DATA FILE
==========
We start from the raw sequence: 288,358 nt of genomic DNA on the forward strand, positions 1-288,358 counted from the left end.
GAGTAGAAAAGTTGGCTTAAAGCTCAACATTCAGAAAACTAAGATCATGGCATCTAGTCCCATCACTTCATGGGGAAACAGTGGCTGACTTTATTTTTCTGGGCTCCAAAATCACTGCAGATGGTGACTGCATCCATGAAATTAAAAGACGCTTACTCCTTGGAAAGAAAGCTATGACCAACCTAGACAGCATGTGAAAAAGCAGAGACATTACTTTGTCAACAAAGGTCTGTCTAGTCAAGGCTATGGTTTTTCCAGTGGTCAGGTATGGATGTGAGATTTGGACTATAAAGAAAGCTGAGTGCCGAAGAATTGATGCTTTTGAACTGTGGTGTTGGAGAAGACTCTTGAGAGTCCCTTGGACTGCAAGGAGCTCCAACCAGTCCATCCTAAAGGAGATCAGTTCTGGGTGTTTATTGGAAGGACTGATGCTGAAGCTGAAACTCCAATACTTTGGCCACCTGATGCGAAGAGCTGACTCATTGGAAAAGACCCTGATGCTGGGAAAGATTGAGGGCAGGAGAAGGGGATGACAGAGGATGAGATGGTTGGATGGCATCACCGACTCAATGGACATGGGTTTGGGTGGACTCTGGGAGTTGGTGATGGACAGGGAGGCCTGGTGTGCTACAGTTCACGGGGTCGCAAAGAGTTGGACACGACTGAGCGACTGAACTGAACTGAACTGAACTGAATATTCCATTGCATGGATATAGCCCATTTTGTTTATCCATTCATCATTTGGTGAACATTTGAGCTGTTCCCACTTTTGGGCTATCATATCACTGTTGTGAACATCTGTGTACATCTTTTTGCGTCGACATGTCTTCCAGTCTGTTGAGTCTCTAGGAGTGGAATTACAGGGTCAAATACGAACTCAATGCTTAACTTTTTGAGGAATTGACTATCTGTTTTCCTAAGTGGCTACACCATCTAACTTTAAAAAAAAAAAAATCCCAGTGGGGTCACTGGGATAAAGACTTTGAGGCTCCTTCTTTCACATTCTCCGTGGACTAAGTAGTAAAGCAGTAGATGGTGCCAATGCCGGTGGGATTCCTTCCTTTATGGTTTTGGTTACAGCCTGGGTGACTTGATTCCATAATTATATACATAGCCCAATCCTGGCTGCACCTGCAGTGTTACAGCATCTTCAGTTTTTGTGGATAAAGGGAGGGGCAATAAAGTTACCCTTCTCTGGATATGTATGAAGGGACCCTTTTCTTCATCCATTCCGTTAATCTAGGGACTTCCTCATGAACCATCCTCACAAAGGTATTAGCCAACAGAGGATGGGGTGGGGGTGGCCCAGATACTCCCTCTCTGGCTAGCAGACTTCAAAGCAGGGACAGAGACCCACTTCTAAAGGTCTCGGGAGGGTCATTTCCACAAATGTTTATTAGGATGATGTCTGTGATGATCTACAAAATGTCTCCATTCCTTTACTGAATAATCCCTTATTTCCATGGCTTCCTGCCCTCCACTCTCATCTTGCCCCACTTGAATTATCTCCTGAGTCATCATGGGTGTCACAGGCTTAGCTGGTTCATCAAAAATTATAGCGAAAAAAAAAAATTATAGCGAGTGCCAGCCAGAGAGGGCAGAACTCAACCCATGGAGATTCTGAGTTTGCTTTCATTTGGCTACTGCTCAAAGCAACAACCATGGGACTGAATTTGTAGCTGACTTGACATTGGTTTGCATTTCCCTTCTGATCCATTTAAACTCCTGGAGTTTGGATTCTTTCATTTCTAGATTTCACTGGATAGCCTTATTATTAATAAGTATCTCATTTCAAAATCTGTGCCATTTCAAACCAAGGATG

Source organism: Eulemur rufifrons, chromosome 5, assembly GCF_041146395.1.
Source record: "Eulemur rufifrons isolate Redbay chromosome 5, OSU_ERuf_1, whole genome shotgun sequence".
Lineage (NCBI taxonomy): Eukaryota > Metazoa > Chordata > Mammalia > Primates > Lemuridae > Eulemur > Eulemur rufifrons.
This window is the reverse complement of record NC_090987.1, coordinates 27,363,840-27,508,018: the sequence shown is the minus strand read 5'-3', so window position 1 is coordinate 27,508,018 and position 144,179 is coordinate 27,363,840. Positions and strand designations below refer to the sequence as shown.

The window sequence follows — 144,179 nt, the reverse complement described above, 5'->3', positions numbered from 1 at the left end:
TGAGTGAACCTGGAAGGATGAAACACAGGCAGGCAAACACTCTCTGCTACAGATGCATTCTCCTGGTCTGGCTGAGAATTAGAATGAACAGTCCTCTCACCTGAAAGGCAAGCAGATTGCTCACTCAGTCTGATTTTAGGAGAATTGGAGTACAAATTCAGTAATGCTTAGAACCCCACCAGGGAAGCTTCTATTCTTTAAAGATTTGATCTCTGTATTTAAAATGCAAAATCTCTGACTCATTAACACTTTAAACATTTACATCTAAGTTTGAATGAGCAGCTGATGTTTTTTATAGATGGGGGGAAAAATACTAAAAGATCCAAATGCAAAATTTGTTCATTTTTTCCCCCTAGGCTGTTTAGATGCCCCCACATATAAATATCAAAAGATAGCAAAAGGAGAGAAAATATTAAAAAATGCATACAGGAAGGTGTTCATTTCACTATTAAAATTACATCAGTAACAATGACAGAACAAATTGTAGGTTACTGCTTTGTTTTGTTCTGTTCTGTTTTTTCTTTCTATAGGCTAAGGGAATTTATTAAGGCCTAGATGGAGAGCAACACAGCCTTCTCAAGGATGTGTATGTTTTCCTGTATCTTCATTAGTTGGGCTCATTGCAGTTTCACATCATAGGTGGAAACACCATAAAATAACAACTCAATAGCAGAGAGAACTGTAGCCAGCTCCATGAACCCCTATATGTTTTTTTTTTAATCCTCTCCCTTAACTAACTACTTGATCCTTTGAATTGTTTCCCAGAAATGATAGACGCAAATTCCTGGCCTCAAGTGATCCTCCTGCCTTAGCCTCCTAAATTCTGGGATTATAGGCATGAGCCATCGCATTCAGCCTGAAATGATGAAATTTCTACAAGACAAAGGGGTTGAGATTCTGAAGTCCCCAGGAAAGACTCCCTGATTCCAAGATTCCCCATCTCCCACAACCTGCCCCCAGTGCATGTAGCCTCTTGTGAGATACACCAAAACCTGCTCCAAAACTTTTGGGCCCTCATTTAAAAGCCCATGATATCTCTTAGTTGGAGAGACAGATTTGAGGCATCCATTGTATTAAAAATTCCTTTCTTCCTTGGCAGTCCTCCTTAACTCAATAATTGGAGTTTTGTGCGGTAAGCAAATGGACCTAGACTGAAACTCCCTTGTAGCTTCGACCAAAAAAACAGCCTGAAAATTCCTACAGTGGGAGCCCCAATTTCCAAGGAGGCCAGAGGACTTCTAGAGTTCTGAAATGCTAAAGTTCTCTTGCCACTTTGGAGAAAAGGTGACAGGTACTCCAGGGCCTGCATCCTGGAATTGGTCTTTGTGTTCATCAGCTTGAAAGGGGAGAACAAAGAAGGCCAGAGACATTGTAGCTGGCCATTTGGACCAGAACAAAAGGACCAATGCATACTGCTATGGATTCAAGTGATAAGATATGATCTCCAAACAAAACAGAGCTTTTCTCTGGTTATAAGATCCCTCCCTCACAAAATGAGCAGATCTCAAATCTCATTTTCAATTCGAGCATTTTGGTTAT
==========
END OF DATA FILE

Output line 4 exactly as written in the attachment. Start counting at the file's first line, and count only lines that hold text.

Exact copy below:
Source record: "Eulemur rufifrons isolate Redbay chromosome 5, OSU_ERuf_1, whole genome shotgun sequence".